Whether you’re an insurance broker, risk advisor, or corporate risk manager, understanding workers’ compensation coverage is essential. This comprehensive guide will help you understand the crucial aspects of this critical insurance policy. Workers’ Compensation benefits injured employees and their families for medical care, partially lost wages, and funeral costs. It also protects employers from costly lawsuits and state fines.
What is Workers’ Compensation?
Workers’ compensation coverage is a social insurance system that provides cash benefits and medical care to injured or ill employees. It is mandated by most states and paid for by employers who buy coverage from private insurers or state-certified compensation insurance funds. In addition to medical and income benefits, workers’ compensation systems also offer incentives for companies to reduce the risk of injuries. They provide partial wage replacement, partial disability payments, and vocational rehabilitation if an employee cannot work. Disputes are disagreements between parties in workers’ compensation claims over who should get what kind of benefits and how much. Most disputes center on whether the employee can receive medical or income benefits and how much the employer must pay.
Who is Covered by Workers’ Compensation?
Workers’ compensation insurance covers workers who are injured on the job. The insurance typically includes cash benefits, medical treatment, and disability or death benefits. Most states require employers to carry workers’ compensation coverage. However, some exceptions apply. For example, many states exclude certain professional employees, such as real estate agents and independent contractors. Some states also allow business owners to exempt their immediate family members from workers comp laws, including parents and children employed by the business. This can be a great way to avoid coverage costs.
In most cases, workers’ compensation coverage replaces some of an employee’s lost wages when they cannot work due to a workplace injury or illness. In addition, it can cover ongoing care expenses, like physical therapy. Most workers’ compensation policies cover various injuries and illnesses, from mild to severe. These include occupational diseases and injuries due to working conditions or chemicals in the workplace.
What is the Purpose of Workers’ Compensation?
Workers’ Compensation ensures injured employees receive prompt and effective medical treatment for their on-the-job injuries or illnesses, no matter who caused them. It also provides employees with a way to receive lost wages and Compensation for their rehabilitation costs without having to sue their employer for those losses. Most states’ adoption of Workers’ Compensation in the second decade of the twentieth century was a significant change in social policy. It was adopted in the belief that a trade-off could be made between employers and employees to ensure workers were treated promptly for on-the-job injuries or illnesses, regardless of who was at fault. Before the adoption of Workers’ Compensation statutes, workers trying to recover medical expenses, lost wages, and other damages had to prove negligence on the part of their employer in a long, time-consuming, and uncertain process that negatively affected their lives. In addition, employers had several defenses they could use to avoid liability for their employees’ injuries and losses. These problems created a need for radical reform.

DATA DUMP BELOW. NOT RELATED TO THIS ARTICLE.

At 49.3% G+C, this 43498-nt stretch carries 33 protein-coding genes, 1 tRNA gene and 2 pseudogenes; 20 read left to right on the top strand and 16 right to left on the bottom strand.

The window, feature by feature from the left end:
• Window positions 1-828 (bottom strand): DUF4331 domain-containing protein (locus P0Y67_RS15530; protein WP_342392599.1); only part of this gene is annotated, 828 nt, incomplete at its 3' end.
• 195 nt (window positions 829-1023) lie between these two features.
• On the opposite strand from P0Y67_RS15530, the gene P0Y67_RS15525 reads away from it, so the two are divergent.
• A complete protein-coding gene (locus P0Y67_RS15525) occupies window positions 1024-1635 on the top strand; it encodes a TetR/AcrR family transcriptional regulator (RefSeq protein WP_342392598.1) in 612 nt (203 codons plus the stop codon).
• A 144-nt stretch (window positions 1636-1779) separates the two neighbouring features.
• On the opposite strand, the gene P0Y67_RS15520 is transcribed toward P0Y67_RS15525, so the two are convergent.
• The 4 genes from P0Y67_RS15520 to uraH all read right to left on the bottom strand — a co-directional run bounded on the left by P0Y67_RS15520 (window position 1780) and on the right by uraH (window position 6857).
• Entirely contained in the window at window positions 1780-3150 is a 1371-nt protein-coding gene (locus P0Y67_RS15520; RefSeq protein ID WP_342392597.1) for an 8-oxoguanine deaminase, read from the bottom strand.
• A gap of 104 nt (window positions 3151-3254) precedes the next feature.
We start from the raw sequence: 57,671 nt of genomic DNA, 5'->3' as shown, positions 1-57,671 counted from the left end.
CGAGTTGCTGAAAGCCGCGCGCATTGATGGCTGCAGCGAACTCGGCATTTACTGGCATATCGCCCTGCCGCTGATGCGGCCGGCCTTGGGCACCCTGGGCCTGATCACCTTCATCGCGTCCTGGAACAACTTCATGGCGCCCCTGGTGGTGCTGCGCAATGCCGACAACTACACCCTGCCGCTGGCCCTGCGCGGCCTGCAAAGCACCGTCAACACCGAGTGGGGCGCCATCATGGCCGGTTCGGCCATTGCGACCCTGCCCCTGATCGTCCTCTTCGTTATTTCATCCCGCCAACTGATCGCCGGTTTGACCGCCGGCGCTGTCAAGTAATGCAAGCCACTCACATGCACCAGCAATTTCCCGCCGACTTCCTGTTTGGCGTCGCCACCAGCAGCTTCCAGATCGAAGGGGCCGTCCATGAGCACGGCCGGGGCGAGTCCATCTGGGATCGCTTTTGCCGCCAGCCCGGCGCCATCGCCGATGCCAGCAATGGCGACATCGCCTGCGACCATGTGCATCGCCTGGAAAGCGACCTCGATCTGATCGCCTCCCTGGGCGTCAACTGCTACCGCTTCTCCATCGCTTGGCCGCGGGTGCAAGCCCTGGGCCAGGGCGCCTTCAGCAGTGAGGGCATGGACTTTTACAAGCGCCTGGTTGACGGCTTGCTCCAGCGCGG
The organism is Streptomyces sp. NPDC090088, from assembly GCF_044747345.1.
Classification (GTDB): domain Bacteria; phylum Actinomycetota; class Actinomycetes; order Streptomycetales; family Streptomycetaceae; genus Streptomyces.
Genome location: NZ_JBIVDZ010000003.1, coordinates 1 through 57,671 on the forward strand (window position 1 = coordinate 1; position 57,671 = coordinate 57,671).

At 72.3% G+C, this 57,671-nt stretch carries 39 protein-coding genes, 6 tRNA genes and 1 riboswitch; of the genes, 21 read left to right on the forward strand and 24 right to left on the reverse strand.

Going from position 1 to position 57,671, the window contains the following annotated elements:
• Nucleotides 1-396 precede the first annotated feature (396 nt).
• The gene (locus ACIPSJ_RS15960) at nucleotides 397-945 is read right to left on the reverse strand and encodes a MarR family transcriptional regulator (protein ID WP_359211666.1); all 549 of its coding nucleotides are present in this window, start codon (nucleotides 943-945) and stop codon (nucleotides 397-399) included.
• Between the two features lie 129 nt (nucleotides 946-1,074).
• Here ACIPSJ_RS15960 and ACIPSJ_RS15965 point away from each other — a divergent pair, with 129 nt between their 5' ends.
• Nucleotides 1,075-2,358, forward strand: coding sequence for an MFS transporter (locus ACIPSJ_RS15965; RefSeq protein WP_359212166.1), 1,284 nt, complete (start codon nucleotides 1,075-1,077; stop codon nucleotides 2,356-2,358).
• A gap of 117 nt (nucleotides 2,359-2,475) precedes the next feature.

What is Employer’s Liability Insurance?
Employer’s Liability Insurance protects businesses from claims filed by employees over work-related injuries or illnesses. It is generally sold as an additional coverage part of a workers’ compensation policy but is often available through private insurance companies in some states. It is typically more expensive than worker’s comp, especially for larger businesses that hire more employees and have higher average payroll costs. It can also be more costly for companies with a history of filing employee lawsuits. Workers’ Compensation covers most workplace accidents, but employer’s liability insurance responds to a broader range of claims. It may pay for legal defense costs and any judgments or settlements from an employee’s lawsuit. Other types of employer’s liability claims include third-party cases brought on by employees who believe they were injured in the workplace and loss of consortium claims made by spouses who claim a reduction in spousal benefits because of an employee’s injury or illness. Additionally, non-employees affected by an employee’s job can file consequential bodily injury lawsuits. These are not common, but they can happen.
How Does Employer’s Liability Insurance Work?
Employees who sue for workers’ compensation benefits often do so because they think an employer’s negligence caused their workplace injury or illness. In other cases, injured workers can also sue third parties associated with their injury or disease. In these situations, employers’ liability insurance (also known as stop-gap coverage) protects your business. Specifically, part one of your policy covers the benefits that are legally required to be paid under your state’s workers’ compensation statutes. Part two of your policy insures you for damages that an employee may collect from a third party for their injuries or illnesses beyond what is covered by workers’ Compensation. These include non-economic damages such as pain and suffering, mental anguish, and loss of consortium. While workers’ Compensation is vital to any business, it doesn’t cover every claim. Some exclusions are intentional injuries, wrongful acts such as criminal acts or fraud, and claims related to downsizing, workforce restructurings, plant closures, mergers, and acquisitions.